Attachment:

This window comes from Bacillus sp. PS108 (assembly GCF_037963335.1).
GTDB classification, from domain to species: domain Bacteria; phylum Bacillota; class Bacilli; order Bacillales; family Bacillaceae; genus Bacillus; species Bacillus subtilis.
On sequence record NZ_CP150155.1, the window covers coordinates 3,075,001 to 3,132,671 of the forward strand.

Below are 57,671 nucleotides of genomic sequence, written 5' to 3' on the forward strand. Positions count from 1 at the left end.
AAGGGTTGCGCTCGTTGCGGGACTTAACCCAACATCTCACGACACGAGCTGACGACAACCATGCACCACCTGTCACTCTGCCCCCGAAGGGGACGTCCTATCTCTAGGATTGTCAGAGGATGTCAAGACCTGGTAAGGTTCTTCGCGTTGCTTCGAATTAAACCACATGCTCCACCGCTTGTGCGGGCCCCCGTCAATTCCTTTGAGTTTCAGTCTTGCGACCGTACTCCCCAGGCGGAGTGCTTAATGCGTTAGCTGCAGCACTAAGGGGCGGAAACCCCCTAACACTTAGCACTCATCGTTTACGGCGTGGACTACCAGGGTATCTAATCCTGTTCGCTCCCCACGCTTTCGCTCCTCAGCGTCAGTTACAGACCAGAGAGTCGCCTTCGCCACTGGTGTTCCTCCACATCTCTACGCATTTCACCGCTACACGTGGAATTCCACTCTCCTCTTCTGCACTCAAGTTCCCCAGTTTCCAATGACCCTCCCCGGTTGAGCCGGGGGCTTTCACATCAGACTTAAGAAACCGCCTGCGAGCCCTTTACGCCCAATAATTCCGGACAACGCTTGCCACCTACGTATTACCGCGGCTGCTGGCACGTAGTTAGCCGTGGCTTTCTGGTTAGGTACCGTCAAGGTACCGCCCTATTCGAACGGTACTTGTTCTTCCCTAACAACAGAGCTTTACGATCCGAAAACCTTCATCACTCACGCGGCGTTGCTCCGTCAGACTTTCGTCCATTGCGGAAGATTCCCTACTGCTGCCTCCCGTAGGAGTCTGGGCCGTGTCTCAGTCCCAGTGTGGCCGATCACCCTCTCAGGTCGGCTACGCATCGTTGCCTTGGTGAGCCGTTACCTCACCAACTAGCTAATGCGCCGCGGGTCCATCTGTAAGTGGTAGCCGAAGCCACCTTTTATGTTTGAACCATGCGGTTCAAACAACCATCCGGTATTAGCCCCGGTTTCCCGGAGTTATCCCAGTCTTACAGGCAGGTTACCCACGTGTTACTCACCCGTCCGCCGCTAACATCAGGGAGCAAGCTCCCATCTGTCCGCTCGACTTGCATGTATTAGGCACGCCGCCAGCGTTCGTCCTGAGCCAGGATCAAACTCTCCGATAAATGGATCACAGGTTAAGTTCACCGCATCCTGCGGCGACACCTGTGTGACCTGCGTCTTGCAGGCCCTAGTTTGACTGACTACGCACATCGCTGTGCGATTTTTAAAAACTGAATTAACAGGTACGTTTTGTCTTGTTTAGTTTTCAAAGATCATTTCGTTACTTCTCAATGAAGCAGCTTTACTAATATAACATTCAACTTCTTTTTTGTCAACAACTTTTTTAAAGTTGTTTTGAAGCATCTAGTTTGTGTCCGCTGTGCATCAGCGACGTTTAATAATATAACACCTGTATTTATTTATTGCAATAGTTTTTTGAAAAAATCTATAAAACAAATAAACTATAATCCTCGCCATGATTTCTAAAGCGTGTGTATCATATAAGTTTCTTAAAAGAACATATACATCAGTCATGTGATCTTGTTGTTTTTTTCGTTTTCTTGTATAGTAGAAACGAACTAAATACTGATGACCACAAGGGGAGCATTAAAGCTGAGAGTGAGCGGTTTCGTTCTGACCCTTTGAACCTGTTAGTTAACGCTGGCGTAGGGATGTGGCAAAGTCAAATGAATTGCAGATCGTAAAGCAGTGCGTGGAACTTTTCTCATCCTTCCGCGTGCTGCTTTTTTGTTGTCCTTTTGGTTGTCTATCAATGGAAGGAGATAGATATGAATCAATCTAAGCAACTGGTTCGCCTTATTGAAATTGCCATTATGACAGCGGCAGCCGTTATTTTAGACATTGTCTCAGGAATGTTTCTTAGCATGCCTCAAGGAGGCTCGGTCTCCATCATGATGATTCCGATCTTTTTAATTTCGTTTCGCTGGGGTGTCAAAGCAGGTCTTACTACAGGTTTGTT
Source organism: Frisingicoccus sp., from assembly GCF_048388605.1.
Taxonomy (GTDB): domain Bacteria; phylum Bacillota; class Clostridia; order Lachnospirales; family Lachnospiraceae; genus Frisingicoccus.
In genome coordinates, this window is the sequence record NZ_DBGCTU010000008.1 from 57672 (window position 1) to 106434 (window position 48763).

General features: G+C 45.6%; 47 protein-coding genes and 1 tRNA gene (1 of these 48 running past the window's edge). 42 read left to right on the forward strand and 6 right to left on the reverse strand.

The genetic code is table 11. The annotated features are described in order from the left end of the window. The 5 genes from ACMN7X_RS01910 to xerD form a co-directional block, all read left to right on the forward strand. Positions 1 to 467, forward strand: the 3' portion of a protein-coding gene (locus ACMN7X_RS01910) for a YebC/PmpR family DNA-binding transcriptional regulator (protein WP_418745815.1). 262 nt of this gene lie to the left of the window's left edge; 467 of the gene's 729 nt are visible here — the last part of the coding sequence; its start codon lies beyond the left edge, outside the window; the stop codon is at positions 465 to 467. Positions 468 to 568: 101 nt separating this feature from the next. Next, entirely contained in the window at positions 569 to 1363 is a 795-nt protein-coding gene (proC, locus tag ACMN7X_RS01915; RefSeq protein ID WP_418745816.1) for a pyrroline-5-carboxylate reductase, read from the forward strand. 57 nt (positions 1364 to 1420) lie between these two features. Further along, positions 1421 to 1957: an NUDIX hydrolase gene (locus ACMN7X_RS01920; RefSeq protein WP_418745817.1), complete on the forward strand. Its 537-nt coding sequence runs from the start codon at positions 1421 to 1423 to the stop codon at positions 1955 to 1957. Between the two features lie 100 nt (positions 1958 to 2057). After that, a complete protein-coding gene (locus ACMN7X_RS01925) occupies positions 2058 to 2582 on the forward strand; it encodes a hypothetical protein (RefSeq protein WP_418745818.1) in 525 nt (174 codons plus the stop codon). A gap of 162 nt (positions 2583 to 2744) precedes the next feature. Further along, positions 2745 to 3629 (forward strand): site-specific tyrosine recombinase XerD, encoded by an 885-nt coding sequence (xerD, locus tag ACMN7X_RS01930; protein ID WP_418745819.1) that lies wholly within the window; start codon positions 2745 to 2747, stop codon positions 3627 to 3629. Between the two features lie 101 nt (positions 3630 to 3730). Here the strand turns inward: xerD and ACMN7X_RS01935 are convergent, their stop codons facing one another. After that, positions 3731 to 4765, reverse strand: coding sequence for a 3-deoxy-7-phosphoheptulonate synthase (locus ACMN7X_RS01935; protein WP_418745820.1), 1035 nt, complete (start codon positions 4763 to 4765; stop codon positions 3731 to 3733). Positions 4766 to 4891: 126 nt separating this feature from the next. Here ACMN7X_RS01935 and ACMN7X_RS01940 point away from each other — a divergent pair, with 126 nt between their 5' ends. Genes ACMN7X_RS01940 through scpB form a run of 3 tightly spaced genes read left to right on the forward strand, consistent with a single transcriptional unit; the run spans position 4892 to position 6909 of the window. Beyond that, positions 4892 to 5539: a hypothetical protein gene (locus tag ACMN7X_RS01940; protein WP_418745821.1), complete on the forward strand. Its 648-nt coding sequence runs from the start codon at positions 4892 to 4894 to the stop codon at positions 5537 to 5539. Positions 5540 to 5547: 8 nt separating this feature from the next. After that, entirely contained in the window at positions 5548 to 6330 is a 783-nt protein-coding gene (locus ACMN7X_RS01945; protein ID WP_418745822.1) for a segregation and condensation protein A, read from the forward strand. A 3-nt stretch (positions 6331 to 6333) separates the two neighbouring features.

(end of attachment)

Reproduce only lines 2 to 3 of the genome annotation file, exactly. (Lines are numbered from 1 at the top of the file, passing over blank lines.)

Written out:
GTDB classification, from domain to species: domain Bacteria; phylum Bacillota; class Bacilli; order Bacillales; family Bacillaceae; genus Bacillus; species Bacillus subtilis.
On sequence record NZ_CP150155.1, the window covers coordinates 3,075,001 to 3,132,671 of the forward strand.